D. J. Waldie

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D. J. Waldie
Waldie, D. J. Portrait 2012.jpg
Born (1948-09-15) September 15, 1948 (age 66)
Lakewood, California, U.S.
Occupation Writer, translator, city administrator
Education California State University, Long Beach; University of California, Irvine
Notable works Holy Land: A Suburban Memoir
Where We Are Now
California Romantica

D. J. Waldie (Donald J. Waldie) is an American essayist, memoirist, translator, and editor who is the former Deputy City Manager of Lakewood, California.

Although best known for his memoir Holy Land: A Suburban Memoir (1995, W. W. Norton), Waldie also is regarded as a thoughtful observer of Los Angeles' history, politics, and culture. "Nobody 'sees' L.A. with more eloquence than D.J. Waldie," noted Susan Brenneman, Los Angeles Times Deputy Op-Ed Editor, in May 2014. And "Waldie … is one of the writers responsible for developing a Southern California aesthetic in which what’s most vivid about the place is everything we might take for granted somewhere else," said David Ulin, book critic of the Los Angeles Times in April 2014.

Holy Land: A Suburban Memoir[edit]

Waldie's Holy Land: A Suburban Memoir (1995, W. W. Norton) is his account of growing up in the 1950s in Lakewood, then California's largest planned suburb. Lakewood was the first of its kind on the west coast and was regraded as a parallel to Levittown, New York, the original, post-World War II, mass-produced, tract-house development in America.

Waldie breaks the text into 316 sections, some no longer than a sentence or two. Some deal with the author’s experiences, both in first and third person narration. These memories concentrate on his Catholic upbringing and the deaths of his parents. The majority of the sections detail the historical, geographical, and political factors both preceding the development of Lakewood and following its completion and incorporation as a city in 1954. Waldie focuses particularly on the three developers who built Lakewood in the early 1950s, devoting long passages to the intricacies of the development process. Holy Land: A Suburban Memoir ultimately becomes a memoir of both a person and a place.

Critical Reception of Holy Land[edit]

Novelist and memorist Joan Didon described Holy Land in 1995 as “Infinitely moving and powerful, just dead-on right, and absolutely original.” “I have read hundreds, perhaps a thousand or more, memoirs of California.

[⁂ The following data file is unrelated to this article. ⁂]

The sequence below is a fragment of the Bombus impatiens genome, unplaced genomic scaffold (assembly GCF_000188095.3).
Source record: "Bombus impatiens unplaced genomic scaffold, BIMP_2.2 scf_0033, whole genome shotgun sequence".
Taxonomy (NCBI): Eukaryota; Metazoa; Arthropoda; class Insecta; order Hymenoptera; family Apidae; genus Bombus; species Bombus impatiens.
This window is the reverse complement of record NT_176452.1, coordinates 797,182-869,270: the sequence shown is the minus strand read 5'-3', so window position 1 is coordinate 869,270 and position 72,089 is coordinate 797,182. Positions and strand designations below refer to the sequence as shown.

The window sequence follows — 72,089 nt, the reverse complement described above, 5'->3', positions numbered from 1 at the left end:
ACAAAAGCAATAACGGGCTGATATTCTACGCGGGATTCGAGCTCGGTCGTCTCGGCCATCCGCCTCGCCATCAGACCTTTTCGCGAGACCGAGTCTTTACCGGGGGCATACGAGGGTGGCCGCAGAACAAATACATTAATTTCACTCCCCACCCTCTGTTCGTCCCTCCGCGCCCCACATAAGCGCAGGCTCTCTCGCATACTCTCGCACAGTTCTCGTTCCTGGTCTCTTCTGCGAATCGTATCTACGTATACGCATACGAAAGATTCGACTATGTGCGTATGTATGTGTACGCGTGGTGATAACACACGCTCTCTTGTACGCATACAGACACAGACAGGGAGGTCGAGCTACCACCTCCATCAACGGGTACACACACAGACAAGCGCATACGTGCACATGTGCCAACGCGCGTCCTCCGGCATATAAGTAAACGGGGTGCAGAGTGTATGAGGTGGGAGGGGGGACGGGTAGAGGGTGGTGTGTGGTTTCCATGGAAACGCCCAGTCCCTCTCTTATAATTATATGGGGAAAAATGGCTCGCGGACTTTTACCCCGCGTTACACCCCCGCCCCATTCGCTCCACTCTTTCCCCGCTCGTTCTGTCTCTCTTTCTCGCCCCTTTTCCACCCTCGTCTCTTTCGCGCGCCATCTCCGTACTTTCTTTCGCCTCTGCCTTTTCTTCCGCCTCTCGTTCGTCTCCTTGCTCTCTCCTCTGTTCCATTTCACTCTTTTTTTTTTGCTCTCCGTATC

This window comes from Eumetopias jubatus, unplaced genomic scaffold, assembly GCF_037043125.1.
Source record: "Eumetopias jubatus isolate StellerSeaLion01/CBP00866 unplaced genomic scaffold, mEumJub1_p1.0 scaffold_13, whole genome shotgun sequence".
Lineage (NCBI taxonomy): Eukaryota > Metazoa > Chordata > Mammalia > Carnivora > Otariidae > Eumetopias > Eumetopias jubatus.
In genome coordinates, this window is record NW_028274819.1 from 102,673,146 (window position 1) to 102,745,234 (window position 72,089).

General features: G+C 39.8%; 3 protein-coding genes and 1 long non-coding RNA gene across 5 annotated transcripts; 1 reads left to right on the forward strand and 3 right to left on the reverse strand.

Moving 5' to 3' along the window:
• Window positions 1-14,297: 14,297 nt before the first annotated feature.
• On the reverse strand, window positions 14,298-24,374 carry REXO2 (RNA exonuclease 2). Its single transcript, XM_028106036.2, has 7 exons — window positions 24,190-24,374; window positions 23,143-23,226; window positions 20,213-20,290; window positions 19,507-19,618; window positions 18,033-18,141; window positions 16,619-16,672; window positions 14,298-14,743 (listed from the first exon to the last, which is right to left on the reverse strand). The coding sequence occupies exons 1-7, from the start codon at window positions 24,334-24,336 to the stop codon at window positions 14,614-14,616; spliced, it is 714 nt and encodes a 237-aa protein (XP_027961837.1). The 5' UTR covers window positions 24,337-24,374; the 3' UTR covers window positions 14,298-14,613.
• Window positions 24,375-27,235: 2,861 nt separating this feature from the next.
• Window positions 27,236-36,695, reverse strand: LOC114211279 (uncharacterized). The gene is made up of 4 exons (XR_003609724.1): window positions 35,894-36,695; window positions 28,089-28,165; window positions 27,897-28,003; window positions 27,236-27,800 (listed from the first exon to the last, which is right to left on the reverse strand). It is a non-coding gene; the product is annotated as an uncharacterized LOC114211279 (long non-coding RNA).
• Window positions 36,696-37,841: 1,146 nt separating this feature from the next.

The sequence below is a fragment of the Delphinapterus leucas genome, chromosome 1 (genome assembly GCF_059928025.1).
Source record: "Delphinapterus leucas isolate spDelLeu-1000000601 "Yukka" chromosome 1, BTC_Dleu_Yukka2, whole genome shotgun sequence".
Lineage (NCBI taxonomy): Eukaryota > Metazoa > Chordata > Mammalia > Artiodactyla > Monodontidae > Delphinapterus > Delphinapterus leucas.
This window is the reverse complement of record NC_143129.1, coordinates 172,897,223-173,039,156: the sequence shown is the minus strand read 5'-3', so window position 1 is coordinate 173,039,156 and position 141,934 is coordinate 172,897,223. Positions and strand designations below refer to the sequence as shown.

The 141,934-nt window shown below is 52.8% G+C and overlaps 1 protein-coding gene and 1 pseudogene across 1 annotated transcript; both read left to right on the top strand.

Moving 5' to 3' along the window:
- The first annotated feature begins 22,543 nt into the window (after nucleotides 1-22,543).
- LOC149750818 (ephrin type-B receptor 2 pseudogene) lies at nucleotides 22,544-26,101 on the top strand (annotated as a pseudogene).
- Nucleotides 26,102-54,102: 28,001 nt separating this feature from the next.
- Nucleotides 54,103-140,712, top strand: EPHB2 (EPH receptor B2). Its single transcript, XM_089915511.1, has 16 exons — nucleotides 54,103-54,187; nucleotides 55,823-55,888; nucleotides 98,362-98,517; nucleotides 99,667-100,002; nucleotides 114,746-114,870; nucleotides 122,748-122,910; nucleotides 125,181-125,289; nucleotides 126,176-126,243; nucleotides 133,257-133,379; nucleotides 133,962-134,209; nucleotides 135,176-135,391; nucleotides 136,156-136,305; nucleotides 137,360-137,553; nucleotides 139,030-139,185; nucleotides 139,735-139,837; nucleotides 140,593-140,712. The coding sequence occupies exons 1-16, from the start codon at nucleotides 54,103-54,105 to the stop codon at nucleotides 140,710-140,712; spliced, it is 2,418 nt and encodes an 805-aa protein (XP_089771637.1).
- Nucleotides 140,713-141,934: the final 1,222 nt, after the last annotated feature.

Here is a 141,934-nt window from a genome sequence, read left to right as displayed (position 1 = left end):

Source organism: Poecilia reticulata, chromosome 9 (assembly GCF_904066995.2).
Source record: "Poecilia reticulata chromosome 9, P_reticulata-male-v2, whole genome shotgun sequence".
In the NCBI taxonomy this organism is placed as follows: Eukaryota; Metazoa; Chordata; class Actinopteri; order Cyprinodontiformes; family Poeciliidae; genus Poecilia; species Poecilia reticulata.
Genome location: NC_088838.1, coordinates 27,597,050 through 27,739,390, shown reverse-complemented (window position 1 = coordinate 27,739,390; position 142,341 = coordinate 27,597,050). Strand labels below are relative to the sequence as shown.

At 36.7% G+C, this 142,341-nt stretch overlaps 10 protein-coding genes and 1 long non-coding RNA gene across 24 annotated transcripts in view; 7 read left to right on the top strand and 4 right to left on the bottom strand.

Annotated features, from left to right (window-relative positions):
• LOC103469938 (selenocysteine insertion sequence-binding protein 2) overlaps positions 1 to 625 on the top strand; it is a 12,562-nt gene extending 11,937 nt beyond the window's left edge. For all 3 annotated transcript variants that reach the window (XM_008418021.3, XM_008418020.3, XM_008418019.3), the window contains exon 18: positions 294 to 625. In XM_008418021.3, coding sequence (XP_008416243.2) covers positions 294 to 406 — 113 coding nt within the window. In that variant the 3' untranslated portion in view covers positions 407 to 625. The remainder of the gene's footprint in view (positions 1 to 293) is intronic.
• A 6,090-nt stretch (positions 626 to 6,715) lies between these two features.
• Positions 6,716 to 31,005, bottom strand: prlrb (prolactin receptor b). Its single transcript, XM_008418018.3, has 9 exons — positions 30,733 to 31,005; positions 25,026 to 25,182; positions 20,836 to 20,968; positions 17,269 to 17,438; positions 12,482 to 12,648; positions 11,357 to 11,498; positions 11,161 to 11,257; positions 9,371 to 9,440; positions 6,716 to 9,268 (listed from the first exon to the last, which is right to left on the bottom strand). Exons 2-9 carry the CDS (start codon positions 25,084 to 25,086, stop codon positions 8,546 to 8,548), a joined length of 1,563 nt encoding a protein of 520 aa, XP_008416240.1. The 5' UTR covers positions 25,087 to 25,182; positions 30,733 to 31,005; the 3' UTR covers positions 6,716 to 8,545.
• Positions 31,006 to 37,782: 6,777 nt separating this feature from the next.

Holy Land ranks with the best of them. With spare fact, Waldie has managed to present the rise of suburban Southern California in its full complexity.” said Dr. Kevin Starr, historian and author of the series Americans and the California Dream.

Holy Land was called one of the 25 most significant books on Southern California architecture and urbanism by Christopher Hawthorne, architecture critic of the Los Angeles Times, in 2012.

“If Thomas Pynchon and Don DeLillo had collaborated on a study of an archetypal American postwar suburb, the result would be D. J. Waldie's visionary history and memoir of Lakewood, California,” said Robert Fishman, Professor of Architecture and Urban Planning, University of Michigan, in 2013.

“The aesthetic appeal of D. J. Waldie’s Holy Land: A Suburban Memoir may be attributed to the many surprises its hybrid form delivers. What sets off this little book from so many other narratives about the American post-war history of suburbanization is the complexity of its literary shape. … Holy Land presents a series of fragmented observations formally modeled upon the grid pattern that structures the author’s built environment. Roaming across this grid is a walking participant observer: the narrator, who decentres the Cartesian eye of the cartographer. This laconic narrator plays around in a metonymical manner with an endlessly extendable chain of links, disturbing all attempts at reducing and synthesizing his suburban narrative. In the end, however, neither the act of gridding the text nor the insertion of a walking perspective lend themselves to straightforward allegorical interpretations. We are left with an unpredictable stage for the circulation and mutual transformation of information and affect, which in the final analysis appears to be a textual enactment of the workings of desire." (From "Making the Visible a Little Hard to See: D. J. Waldie’s Aesthetic Challenge to American Urban Studies in Holy Land: A Suburban Memoir," Bart Eeckhout and Lesley Janssen, Universiteit Antwerpen, Anglia, 2014)

"Waldie challenges representations of suburbia as a type of region unworthy of serious, close attention, proving that regionalist study can be critical too, interrogating the local and proximate precisely in order to demonstrate its universality, its connectedness and its differences with the wider world." (From "Cultural poesis, critical regionalism and suburbia," Neil Campbell, Europeam Journal of American Studies, 2012)


D. J. Waldie lives in Lakewood, California, in the house his parents bought in 1946. He was born in 1948.